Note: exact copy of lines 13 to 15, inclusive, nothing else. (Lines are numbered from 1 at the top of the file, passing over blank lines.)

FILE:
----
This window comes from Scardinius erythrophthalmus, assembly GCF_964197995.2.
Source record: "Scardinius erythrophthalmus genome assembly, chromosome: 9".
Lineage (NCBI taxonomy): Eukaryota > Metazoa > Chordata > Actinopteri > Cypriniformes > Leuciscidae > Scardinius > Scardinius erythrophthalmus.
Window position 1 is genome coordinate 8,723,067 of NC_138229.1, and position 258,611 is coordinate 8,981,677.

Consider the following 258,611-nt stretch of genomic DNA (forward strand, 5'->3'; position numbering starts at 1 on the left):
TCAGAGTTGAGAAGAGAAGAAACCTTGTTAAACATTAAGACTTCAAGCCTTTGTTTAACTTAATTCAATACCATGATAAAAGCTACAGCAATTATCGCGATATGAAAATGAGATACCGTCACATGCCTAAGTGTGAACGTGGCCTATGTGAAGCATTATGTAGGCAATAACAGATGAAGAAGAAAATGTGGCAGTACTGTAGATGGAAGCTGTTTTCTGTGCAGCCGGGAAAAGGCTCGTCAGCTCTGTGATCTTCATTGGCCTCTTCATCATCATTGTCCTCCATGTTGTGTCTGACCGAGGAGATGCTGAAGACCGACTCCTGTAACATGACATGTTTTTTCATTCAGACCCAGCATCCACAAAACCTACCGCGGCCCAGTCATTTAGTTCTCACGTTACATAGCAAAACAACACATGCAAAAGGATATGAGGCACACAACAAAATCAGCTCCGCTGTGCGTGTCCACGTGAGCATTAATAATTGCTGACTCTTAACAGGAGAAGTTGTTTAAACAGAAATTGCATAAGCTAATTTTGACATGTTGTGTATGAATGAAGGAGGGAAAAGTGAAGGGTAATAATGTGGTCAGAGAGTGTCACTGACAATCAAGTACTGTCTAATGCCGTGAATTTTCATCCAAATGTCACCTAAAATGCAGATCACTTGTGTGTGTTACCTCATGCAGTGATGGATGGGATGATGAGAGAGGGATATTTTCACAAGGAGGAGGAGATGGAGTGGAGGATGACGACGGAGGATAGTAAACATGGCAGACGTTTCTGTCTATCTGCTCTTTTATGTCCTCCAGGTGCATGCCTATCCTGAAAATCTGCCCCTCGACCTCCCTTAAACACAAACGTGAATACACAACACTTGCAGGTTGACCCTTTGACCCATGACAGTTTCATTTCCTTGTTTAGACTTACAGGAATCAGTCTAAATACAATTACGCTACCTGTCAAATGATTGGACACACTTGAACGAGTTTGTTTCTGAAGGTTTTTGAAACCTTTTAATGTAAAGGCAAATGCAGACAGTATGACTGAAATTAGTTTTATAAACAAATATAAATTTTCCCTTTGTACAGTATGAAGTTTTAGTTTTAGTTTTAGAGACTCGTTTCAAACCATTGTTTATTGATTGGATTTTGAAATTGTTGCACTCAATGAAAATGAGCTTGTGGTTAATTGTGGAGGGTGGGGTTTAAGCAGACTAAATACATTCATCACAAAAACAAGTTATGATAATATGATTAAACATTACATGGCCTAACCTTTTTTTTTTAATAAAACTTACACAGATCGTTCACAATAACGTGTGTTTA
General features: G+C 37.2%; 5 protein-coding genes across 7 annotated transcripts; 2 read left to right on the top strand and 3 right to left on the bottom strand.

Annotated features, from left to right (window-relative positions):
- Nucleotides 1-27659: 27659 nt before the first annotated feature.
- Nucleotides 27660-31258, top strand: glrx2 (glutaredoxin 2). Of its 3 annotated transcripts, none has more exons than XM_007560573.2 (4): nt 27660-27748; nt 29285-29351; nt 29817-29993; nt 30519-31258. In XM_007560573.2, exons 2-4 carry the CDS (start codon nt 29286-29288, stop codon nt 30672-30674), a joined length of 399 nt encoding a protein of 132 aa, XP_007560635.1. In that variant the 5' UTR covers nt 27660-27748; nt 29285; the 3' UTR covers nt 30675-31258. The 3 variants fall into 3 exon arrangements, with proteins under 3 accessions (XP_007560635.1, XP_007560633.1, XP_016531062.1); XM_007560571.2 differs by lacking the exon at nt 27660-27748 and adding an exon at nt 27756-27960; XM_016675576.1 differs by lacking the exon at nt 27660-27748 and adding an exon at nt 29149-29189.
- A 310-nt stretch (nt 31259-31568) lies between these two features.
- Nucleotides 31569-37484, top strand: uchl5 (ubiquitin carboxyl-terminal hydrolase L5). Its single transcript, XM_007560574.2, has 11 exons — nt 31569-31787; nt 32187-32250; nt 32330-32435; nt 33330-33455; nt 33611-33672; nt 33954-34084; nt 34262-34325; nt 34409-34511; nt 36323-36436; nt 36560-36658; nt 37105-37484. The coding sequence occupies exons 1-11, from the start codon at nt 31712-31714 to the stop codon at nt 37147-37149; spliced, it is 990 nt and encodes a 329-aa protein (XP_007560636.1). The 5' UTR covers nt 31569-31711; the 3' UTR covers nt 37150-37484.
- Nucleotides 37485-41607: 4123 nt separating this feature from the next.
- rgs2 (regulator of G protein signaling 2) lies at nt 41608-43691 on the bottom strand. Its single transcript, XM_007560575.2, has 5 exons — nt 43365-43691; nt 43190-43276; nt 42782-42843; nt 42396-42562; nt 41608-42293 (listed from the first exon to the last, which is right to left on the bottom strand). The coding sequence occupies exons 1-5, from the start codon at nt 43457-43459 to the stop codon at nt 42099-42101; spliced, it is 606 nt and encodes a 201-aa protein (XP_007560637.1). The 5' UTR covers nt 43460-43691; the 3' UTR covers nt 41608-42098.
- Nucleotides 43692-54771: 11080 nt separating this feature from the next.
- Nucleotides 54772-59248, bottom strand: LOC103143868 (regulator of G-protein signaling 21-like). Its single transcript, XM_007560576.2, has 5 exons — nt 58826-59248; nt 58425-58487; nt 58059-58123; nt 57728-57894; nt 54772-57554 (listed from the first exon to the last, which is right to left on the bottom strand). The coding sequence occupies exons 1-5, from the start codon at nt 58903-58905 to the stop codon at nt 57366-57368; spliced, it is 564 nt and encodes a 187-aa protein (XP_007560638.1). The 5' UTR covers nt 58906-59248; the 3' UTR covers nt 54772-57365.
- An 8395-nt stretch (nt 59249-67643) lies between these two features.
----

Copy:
- Nucleotides 37485-41607: 4123 nt separating this feature from the next.
- rgs2 (regulator of G protein signaling 2) lies at nt 41608-43691 on the bottom strand. Its single transcript, XM_007560575.2, has 5 exons — nt 43365-43691; nt 43190-43276; nt 42782-42843; nt 42396-42562; nt 41608-42293 (listed from the first exon to the last, which is right to left on the bottom strand). The coding sequence occupies exons 1-5, from the start codon at nt 43457-43459 to the stop codon at nt 42099-42101; spliced, it is 606 nt and encodes a 201-aa protein (XP_007560637.1). The 5' UTR covers nt 43460-43691; the 3' UTR covers nt 41608-42098.
- Nucleotides 43692-54771: 11080 nt separating this feature from the next.